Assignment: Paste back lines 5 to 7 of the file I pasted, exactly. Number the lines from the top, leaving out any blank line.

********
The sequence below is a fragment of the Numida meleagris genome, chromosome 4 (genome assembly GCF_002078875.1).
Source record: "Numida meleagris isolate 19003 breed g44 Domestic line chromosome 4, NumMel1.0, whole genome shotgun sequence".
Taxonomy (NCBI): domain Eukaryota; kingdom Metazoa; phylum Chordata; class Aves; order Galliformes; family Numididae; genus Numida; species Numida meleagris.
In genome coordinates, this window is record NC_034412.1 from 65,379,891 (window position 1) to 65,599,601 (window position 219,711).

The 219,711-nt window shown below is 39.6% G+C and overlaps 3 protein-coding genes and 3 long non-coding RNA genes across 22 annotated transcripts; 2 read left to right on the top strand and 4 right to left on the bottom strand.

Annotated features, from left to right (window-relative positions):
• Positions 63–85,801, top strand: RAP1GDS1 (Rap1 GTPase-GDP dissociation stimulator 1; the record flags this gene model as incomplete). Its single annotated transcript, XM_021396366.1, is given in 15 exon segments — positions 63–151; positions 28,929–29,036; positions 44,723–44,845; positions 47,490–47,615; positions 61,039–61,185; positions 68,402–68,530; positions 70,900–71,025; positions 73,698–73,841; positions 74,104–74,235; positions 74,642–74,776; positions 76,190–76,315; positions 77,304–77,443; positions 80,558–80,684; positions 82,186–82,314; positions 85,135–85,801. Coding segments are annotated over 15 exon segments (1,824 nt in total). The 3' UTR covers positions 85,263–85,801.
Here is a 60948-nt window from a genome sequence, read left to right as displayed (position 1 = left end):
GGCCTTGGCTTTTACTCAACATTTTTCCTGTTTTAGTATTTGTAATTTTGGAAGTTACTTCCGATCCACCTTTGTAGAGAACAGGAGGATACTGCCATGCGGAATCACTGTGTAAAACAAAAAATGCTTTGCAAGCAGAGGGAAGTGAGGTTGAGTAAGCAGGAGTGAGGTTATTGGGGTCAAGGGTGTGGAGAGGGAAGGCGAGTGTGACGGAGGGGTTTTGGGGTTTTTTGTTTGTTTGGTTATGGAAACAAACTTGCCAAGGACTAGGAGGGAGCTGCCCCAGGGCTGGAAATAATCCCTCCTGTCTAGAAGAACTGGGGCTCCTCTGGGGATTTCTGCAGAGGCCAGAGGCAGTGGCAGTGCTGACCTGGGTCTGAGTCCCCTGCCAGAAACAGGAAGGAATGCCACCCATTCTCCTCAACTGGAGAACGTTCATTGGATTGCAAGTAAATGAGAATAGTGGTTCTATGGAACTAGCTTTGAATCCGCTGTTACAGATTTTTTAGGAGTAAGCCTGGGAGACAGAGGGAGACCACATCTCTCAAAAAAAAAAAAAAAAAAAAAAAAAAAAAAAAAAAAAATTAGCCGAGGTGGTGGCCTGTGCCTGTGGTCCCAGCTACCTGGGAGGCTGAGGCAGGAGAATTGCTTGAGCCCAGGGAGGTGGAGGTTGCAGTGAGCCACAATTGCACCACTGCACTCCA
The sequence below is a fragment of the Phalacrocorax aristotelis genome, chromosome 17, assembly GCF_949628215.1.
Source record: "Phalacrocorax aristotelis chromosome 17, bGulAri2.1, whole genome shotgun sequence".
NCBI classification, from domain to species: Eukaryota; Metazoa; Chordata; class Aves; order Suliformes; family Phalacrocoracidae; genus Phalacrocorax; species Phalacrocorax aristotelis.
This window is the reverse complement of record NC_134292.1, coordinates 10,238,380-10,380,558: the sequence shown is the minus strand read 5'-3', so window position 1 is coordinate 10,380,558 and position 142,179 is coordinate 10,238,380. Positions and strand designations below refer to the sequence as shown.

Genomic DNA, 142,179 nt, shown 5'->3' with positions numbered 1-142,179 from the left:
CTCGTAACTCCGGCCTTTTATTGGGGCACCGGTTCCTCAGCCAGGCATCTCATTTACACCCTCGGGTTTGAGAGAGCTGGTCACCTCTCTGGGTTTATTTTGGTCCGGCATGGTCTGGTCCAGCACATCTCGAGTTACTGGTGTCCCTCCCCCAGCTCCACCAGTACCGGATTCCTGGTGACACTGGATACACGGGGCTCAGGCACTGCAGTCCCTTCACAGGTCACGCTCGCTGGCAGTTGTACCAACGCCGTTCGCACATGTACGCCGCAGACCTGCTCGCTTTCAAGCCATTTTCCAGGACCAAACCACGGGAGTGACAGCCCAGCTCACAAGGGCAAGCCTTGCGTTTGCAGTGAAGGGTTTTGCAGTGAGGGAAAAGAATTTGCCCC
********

The 219,711-nt window shown below is 39.6% G+C and overlaps 3 protein-coding genes and 3 long non-coding RNA genes across 22 annotated transcripts; 2 read left to right on the top strand and 4 right to left on the bottom strand.

Annotated features, from left to right (window-relative positions):
• Positions 63–85,801, top strand: RAP1GDS1 (Rap1 GTPase-GDP dissociation stimulator 1; the record flags this gene model as incomplete). Its single annotated transcript, XM_021396366.1, is given in 15 exon segments — positions 63–151; positions 28,929–29,036; positions 44,723–44,845; positions 47,490–47,615; positions 61,039–61,185; positions 68,402–68,530; positions 70,900–71,025; positions 73,698–73,841; positions 74,104–74,235; positions 74,642–74,776; positions 76,190–76,315; positions 77,304–77,443; positions 80,558–80,684; positions 82,186–82,314; positions 85,135–85,801. Coding segments are annotated over 15 exon segments (1,824 nt in total). The 3' UTR covers positions 85,263–85,801.